"Eliezer S. Yudkowsky" wrote:
> Spudboy100@aol.com wrote:
> > One of the more interesting short stories in SciFi writer, Larry Niven's
> > collection is "On A Foggy Night".
> That's one of the ones that came to mind; the other one is "He walked
> around the horses" and the rest of H. Beam Piper's Paratime series.
The most haunting parallel world story I have ever encountered is
Damon Knight's _What Rough Beast?_. This was in an Ace paperback I once
owned of _The Best From 'Fantasy and Science Fiction'_, Ninth Series,
edited by Robert P. Mills (1959), which also contained the original
short-story version of _Flowers for Algernon_. I lent this volume to
a friend long ago (in 1973, as I now recall), and had long forgotten
it, but the contents of the Damon Knight story kept bubbling up to
consciousness even though I couldn't remember its title or author.
Only the advent of the Web in my life (just three and a half years ago!)
enabled me to restore this connection -- I spent a Saturday afternoon
free-associating and brute-force-searching in the Contento index
(http://www.best.com/~contento/), and re-acquired the title and
name of the author. After that, it was an easy matter to find
the book itself at an on-line used book site (probably
_What Rough Beast?_ makes excellent Christmastime reading.
I had a similar "mission" to recover the author and title of another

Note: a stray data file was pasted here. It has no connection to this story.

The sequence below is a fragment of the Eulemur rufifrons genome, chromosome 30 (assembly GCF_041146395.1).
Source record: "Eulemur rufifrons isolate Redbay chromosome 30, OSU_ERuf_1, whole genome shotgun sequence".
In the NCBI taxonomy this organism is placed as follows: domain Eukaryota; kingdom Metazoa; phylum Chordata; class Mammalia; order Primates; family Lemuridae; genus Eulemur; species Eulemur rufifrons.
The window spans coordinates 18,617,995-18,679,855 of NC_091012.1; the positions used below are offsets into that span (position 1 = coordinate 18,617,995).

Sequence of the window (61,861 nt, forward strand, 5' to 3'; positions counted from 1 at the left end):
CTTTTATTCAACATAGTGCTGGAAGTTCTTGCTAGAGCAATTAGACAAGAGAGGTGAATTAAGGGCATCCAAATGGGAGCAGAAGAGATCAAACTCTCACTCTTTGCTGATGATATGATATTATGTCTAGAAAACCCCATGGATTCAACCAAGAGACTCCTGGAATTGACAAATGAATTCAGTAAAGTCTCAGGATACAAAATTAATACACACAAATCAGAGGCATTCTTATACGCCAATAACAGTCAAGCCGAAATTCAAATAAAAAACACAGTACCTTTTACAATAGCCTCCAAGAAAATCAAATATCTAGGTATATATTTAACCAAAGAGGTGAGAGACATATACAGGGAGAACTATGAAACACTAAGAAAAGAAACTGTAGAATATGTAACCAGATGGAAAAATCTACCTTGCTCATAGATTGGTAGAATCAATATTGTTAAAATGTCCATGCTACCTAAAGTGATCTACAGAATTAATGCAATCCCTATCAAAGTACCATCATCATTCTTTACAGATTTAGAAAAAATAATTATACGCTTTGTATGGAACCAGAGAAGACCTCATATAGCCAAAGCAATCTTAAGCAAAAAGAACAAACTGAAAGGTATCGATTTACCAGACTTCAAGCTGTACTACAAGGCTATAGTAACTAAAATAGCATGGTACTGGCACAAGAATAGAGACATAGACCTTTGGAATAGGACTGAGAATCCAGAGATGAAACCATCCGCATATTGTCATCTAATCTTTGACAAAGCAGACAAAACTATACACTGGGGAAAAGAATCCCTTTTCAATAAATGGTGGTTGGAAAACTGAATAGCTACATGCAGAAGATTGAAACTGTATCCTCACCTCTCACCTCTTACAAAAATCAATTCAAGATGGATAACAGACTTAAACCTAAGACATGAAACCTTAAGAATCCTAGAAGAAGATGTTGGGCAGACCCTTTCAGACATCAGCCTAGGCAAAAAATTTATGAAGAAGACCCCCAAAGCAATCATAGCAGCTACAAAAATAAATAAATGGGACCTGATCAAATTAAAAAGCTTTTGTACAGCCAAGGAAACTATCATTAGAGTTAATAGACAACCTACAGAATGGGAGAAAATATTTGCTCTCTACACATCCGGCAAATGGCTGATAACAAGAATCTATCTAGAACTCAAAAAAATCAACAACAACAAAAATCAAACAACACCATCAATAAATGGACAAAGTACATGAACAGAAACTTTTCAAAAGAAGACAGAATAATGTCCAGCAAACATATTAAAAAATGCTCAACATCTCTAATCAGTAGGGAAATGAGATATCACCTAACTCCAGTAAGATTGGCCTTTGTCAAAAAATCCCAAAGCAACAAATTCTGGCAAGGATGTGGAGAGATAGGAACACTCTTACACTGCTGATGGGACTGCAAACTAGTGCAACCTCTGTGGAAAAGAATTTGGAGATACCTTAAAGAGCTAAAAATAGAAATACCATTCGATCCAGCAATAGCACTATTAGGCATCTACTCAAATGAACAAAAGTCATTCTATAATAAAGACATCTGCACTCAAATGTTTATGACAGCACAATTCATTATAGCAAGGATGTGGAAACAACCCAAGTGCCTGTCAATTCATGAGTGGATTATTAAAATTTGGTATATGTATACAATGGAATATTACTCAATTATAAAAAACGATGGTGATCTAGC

story I had read in a volume I checked out of my elementary-school
library when I was in 5th or 6th grade. That story had a memorable
precursor of nanotechish ideas in it -- it was about a starship
"garage" whose owner had to get the details about a seamless
manufacturing technology (called in the story "molecular
spray") in order to complete a prestigious repair contract which
the proprietor had won by claiming to have the technology in the
first place. This story turned out to be _Tools of the Trade_ by
F. Jones, published in the anthology _Space, Space, Space_, edited
by William Sloane (Grosset & Dunlap, 1953). This volume also contains
Alan E. Nourse's memorable _Nightmare Brother_, which fact I **did**
remember (along with the title of the Nourse story), and which I
was able to use as a key to help track the anthology containing
the obscurer story I was interested in rediscovering. The used copy of
_Space, Space, Space_ I purchased on-line was, amusingly, also
once the property of a public school library.
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